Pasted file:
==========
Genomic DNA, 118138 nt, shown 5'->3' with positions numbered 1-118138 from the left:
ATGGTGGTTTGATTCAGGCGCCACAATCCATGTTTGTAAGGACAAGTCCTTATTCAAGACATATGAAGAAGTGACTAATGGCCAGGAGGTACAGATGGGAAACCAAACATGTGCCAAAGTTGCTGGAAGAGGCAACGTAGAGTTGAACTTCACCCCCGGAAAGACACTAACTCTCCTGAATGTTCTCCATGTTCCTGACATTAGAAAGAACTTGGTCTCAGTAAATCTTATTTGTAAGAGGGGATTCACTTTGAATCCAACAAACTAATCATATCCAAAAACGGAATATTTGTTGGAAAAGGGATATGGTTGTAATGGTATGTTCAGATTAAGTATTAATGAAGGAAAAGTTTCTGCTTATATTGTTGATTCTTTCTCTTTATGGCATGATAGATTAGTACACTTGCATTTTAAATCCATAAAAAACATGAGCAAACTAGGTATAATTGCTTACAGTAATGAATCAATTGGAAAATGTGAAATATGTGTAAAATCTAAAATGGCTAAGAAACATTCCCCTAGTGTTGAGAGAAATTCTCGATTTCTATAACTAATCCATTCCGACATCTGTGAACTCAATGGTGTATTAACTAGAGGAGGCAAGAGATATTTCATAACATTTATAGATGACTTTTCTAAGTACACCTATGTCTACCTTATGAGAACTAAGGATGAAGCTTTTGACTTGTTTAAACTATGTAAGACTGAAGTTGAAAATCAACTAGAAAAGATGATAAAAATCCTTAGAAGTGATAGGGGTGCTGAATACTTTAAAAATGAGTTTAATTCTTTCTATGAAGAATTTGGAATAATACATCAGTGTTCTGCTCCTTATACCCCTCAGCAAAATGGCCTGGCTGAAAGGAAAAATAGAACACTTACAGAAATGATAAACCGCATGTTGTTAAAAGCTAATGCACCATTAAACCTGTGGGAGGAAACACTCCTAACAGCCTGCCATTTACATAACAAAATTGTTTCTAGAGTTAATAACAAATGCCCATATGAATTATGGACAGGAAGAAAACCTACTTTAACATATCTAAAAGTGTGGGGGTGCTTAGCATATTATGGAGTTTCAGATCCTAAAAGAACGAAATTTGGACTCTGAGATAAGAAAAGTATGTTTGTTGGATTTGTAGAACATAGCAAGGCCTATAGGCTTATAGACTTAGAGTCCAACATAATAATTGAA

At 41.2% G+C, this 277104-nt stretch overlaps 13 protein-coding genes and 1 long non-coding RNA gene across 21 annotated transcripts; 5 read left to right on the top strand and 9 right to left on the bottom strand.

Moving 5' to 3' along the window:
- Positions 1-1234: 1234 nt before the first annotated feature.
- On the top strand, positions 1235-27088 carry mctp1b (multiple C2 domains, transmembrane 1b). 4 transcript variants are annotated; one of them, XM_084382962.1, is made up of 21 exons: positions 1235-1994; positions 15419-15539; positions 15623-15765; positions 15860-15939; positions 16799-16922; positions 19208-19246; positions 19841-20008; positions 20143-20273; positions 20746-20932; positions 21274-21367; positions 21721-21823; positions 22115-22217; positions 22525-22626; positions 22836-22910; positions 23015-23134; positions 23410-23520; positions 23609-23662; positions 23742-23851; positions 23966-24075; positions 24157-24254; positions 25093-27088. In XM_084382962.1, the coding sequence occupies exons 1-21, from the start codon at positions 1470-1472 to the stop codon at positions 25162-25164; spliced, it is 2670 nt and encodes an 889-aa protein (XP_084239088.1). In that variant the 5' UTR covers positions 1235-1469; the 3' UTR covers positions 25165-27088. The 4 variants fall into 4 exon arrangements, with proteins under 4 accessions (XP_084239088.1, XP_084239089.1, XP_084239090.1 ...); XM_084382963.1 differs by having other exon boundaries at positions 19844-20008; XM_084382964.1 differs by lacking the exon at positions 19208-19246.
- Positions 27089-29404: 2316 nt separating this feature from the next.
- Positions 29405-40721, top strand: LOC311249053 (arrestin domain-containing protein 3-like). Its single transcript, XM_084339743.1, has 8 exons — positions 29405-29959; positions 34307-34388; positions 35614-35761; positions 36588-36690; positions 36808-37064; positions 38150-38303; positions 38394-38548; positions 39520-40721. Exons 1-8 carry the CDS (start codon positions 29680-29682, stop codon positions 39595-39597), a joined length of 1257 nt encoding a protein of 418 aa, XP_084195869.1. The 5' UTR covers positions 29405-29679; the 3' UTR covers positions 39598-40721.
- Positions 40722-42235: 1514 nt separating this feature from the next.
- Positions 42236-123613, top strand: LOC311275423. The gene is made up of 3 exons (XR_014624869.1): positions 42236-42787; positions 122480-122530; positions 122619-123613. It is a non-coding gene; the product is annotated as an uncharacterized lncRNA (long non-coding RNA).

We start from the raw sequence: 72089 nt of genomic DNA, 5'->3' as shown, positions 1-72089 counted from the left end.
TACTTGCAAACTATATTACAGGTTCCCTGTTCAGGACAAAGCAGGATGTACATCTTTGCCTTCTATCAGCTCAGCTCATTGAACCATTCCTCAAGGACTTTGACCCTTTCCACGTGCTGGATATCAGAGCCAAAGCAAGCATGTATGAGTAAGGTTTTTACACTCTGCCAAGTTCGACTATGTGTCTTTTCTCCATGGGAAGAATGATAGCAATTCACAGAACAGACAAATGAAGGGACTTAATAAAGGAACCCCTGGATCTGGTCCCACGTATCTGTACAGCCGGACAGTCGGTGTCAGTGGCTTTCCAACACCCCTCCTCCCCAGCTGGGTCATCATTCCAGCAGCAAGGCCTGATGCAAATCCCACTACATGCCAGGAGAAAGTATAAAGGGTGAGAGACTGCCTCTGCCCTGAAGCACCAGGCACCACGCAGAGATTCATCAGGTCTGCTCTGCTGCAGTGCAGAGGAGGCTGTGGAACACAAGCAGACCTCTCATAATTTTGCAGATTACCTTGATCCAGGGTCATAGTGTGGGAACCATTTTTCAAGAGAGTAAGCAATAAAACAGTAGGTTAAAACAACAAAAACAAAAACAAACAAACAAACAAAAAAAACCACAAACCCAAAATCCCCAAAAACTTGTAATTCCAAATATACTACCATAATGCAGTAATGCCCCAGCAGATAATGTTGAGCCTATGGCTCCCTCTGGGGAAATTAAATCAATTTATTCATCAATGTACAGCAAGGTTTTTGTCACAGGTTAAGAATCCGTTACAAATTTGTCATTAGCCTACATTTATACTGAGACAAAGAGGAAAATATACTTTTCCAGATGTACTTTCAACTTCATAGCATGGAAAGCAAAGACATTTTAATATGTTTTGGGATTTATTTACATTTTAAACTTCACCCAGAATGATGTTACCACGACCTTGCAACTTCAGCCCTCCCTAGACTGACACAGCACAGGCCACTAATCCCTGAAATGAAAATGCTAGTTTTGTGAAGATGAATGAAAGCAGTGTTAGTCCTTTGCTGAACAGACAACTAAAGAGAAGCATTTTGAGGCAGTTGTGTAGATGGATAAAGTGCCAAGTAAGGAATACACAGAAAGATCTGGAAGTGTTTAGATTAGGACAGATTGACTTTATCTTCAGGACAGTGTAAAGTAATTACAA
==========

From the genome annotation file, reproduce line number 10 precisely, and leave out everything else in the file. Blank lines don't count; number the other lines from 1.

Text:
- Positions 42236-123613, top strand: LOC311275423. The gene is made up of 3 exons (XR_014624869.1): positions 42236-42787; positions 122480-122530; positions 122619-123613. It is a non-coding gene; the product is annotated as an uncharacterized lncRNA (long non-coding RNA).